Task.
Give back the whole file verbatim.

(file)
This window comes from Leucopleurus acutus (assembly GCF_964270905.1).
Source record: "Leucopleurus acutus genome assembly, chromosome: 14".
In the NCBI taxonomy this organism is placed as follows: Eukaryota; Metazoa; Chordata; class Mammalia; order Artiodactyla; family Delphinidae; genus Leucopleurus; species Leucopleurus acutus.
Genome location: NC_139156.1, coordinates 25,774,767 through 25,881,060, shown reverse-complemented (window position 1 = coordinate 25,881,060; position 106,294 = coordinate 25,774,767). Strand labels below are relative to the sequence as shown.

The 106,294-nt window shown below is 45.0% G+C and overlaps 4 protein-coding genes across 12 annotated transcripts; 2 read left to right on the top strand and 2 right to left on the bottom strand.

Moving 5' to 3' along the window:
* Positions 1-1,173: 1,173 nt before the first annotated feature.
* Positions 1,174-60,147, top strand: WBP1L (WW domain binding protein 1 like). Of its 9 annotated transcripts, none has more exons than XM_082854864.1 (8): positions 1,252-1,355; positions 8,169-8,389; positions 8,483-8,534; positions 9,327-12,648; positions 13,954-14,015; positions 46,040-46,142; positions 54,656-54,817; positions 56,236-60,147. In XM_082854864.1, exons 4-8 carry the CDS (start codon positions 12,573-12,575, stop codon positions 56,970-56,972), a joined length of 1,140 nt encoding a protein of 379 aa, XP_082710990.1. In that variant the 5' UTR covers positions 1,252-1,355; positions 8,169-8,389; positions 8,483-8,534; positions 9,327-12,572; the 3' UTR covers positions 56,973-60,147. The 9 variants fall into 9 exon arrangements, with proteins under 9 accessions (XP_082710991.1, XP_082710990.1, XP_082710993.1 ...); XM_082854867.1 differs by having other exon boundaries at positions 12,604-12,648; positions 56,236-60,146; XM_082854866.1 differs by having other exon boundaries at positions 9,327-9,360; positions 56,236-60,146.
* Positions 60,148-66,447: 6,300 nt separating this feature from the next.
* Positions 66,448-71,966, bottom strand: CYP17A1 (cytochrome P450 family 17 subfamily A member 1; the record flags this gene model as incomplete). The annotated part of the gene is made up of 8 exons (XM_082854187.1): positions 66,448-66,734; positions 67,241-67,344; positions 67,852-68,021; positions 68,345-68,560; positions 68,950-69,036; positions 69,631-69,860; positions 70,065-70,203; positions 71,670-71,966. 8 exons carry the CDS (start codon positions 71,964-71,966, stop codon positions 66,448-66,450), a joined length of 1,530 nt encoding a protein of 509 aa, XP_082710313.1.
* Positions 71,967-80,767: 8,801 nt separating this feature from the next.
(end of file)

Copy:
This window comes from Leucopleurus acutus (assembly GCF_964270905.1).
Source record: "Leucopleurus acutus genome assembly, chromosome: 14".
In the NCBI taxonomy this organism is placed as follows: Eukaryota; Metazoa; Chordata; class Mammalia; order Artiodactyla; family Delphinidae; genus Leucopleurus; species Leucopleurus acutus.
Genome location: NC_139156.1, coordinates 25,774,767 through 25,881,060, shown reverse-complemented (window position 1 = coordinate 25,881,060; position 106,294 = coordinate 25,774,767). Strand labels below are relative to the sequence as shown.

The 106,294-nt window shown below is 45.0% G+C and overlaps 4 protein-coding genes across 12 annotated transcripts; 2 read left to right on the top strand and 2 right to left on the bottom strand.

Moving 5' to 3' along the window:
* Positions 1-1,173: 1,173 nt before the first annotated feature.
* Positions 1,174-60,147, top strand: WBP1L (WW domain binding protein 1 like). Of its 9 annotated transcripts, none has more exons than XM_082854864.1 (8): positions 1,252-1,355; positions 8,169-8,389; positions 8,483-8,534; positions 9,327-12,648; positions 13,954-14,015; positions 46,040-46,142; positions 54,656-54,817; positions 56,236-60,147. In XM_082854864.1, exons 4-8 carry the CDS (start codon positions 12,573-12,575, stop codon positions 56,970-56,972), a joined length of 1,140 nt encoding a protein of 379 aa, XP_082710990.1. In that variant the 5' UTR covers positions 1,252-1,355; positions 8,169-8,389; positions 8,483-8,534; positions 9,327-12,572; the 3' UTR covers positions 56,973-60,147. The 9 variants fall into 9 exon arrangements, with proteins under 9 accessions (XP_082710991.1, XP_082710990.1, XP_082710993.1 ...); XM_082854867.1 differs by having other exon boundaries at positions 12,604-12,648; positions 56,236-60,146; XM_082854866.1 differs by having other exon boundaries at positions 9,327-9,360; positions 56,236-60,146.
* Positions 60,148-66,447: 6,300 nt separating this feature from the next.
* Positions 66,448-71,966, bottom strand: CYP17A1 (cytochrome P450 family 17 subfamily A member 1; the record flags this gene model as incomplete). The annotated part of the gene is made up of 8 exons (XM_082854187.1): positions 66,448-66,734; positions 67,241-67,344; positions 67,852-68,021; positions 68,345-68,560; positions 68,950-69,036; positions 69,631-69,860; positions 70,065-70,203; positions 71,670-71,966. 8 exons carry the CDS (start codon positions 71,964-71,966, stop codon positions 66,448-66,450), a joined length of 1,530 nt encoding a protein of 509 aa, XP_082710313.1.
* Positions 71,967-80,767: 8,801 nt separating this feature from the next.